A little prose and musings…will probably add to this in time
As a child I was very idealistic. It sound pretentious but I generally had a sense of a “calling”. I imagine myself holding hands with activists in the desert (where wars happen, obviously) to stand in the way of battling troops, or feeding water to a poor malnourished child in the slums. Princess Diana was my role model and I felt sure I was going to go out and do Good Things. Growing up Jewish I think you assimilate your own sense of atrocity. We were taught stories of slavery and learnt the turbulent history of the state of Israel. Everyone knew someone who had been in the death camps. We learnt and practiced “Tzedakah” (charity) and were taught that the greatest thing we could do for another was to help them to reach independence and self-sufficiency.
My first awareness of current politics as a child in the 90s. I remember the anticipation and excitement around “New Labour”. There was a feeling of change. My mother told me that the Tories supported people who had money, and this was a party who represented people like us. I remember seeing the crowds on the news cheering after the 1997 Labour victory.
But it wasn’t entirely the promise we’d hoped for. I remember watching the news show the troops going into Afghanistan in 2001 and I actually cried. I thought this was the stuff of history books, not something that actually involved my modern country. An idealistic child grew into an idealistic teenager. My simplistic views were left-leaning: everyone should get along and be treated equally, war is bad and we should look after the planet. I felt strongly about the environment and became a vegetarian (I missed chicken burgers, but felt it was the Right Thing). At school I joined Amnesty and spent lunch breaks hearing stories of torture that left me feeling awful inside. I became drawn to mental health and set my sights on becoming a psychologist, and became involved in politics through the school.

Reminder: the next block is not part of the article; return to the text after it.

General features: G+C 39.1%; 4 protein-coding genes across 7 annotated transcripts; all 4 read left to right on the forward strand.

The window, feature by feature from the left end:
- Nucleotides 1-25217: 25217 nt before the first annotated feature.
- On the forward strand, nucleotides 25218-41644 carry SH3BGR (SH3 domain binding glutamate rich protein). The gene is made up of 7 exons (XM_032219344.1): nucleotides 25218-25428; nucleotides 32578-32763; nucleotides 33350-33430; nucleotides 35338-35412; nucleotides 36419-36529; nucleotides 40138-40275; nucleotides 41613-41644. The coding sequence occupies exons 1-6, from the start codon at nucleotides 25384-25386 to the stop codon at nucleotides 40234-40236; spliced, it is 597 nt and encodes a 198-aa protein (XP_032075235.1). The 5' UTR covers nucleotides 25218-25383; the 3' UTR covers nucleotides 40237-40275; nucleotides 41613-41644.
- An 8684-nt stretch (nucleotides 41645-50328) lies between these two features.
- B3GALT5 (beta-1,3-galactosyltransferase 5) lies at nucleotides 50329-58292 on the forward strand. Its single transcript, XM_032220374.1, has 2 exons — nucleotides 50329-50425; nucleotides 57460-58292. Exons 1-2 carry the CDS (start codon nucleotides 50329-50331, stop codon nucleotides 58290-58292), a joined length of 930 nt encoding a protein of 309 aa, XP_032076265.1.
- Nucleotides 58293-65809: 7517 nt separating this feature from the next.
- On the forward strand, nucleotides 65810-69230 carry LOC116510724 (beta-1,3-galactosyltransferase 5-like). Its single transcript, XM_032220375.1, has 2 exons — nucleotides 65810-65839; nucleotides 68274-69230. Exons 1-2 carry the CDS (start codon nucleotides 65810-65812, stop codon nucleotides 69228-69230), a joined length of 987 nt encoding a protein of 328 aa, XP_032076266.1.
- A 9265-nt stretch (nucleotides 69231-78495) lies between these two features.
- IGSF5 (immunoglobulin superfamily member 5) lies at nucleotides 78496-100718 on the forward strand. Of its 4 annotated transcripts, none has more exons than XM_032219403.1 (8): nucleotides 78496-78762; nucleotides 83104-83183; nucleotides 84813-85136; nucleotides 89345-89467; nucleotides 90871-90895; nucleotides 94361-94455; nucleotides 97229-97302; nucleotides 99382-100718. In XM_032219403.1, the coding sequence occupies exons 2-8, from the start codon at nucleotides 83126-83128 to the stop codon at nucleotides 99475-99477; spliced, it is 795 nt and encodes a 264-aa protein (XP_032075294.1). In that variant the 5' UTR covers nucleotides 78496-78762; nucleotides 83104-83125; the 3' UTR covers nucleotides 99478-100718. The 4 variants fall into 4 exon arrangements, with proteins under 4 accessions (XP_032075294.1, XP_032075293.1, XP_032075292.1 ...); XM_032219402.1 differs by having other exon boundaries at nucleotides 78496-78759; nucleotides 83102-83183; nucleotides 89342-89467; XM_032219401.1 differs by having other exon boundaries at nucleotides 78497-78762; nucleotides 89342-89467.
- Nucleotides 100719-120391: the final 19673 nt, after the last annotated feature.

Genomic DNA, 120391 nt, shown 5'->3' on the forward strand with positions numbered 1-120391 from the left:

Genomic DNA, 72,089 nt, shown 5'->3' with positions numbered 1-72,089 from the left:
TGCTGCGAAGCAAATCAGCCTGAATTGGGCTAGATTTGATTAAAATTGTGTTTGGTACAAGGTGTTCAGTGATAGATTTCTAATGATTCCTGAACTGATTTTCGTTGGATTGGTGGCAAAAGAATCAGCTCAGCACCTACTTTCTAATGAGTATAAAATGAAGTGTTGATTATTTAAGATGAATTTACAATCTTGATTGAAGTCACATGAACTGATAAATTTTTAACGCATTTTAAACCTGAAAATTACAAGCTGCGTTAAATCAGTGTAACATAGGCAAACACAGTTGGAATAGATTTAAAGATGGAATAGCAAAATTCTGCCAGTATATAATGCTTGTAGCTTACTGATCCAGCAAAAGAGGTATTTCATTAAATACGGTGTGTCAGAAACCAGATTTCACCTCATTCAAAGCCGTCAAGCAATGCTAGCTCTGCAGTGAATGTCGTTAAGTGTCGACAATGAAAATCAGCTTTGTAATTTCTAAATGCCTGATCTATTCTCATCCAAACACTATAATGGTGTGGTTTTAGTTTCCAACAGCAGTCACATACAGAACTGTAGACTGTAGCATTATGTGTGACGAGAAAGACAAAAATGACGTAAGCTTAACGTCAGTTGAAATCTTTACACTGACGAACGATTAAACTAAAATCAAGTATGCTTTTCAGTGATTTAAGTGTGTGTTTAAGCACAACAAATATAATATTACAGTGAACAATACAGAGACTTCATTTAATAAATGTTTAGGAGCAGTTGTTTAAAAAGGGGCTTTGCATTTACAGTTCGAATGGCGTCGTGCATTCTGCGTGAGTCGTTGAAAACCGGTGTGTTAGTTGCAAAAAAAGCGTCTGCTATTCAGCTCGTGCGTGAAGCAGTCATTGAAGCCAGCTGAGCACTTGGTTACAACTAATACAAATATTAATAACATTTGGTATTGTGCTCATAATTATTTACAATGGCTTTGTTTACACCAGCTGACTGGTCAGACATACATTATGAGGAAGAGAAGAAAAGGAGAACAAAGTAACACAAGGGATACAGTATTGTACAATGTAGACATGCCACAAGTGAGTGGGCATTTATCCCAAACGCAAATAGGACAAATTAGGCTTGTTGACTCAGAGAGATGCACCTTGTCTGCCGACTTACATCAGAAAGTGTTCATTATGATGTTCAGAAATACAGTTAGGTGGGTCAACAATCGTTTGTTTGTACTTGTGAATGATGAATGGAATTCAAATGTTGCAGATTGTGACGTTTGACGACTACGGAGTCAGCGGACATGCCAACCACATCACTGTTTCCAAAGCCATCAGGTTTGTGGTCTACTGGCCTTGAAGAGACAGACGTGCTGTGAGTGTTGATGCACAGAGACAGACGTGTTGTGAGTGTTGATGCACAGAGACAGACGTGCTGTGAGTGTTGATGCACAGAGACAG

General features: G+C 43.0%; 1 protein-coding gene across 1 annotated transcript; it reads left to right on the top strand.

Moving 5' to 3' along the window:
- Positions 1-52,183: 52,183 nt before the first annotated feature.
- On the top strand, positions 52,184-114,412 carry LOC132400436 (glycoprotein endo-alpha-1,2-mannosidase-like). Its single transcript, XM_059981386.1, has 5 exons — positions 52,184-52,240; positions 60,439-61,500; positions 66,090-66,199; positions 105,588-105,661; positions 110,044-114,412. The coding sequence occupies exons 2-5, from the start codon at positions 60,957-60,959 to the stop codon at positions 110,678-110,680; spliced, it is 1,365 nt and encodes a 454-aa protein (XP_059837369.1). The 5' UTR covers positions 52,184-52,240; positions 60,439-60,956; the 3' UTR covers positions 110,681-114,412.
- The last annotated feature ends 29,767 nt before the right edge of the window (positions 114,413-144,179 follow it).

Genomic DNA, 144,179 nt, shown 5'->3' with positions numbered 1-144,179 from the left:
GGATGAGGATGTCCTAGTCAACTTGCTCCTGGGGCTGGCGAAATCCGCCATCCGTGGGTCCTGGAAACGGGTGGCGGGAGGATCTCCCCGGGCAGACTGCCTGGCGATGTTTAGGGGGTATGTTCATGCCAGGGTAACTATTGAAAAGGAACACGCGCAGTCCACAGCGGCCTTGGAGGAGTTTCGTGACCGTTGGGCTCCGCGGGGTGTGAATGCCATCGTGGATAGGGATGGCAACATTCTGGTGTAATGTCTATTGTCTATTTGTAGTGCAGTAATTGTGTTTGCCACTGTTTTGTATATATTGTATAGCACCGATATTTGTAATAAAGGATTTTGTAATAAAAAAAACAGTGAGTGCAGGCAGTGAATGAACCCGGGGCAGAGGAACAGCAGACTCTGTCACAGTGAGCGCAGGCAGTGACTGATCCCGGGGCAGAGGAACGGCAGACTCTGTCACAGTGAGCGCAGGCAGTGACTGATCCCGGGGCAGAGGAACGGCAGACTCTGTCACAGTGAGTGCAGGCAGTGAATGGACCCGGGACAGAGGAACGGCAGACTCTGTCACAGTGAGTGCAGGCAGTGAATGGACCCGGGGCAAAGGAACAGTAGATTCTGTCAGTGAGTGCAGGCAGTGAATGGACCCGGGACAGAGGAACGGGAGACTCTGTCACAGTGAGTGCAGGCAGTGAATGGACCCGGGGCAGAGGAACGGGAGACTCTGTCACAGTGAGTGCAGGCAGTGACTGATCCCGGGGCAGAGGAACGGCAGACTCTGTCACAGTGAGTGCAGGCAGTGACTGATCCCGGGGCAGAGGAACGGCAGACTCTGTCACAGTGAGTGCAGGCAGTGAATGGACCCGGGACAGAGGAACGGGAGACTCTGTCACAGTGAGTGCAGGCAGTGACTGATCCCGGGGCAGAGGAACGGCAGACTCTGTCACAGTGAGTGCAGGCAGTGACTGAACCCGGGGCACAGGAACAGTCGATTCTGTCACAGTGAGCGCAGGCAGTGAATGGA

Our local MP was the Liberal Democrat Vince Cable and remember him as a very visible member of the community. He visited my school and came round door-knocking and chatted with my mother. He was very well loved locally and gave off a sense of really caring about the local people. The issues I felt strongly about (increasing access and reducing stigma in mental health, supporting the NHS, sex and relationships education, reducing involvement in foreign conflict, LGBT rights and gender equality, and evidence-based drugs policy) felt more closely aligned with Lib Dem politics than any other party. At university I became a party member and I was later involved in some local campaigning.
Then came the 2010 election. The party I voted for went into power! I was thrilled, my vote was actually represented. Then things began to sour. Prior to the election I hadn’t been aware of how unrealistic the Lib Dem tuition fee promise had been, and the backlash from the people was immense. People protested and were largely ignored. When it came to the Alternative Vote referendum the public seemed to vote to punish, destroying our highly anticipated opportunity to have a fairer voting system. Then the cuts began. At this point I had begun working in the NHS. I had no experience of working in healthcare pre-austerity, but older staff had plenty of stories of how it used to be. Over 6 years of work in mental and physical health, across the NHS and charity sector I never worked in a team that wasn’t being “restructured”. We were fined for not reaching unrealistic targets that did not represent the work we did (as though with less money we would be more productive). Our criteria for accepting referrals grew increasingly stringent, as we turned away people whose suffering didn’t quite meet threshold. I let my Lib Dem membership lapse and kept my head down when people discussed Nick Clegg and his treacherous party.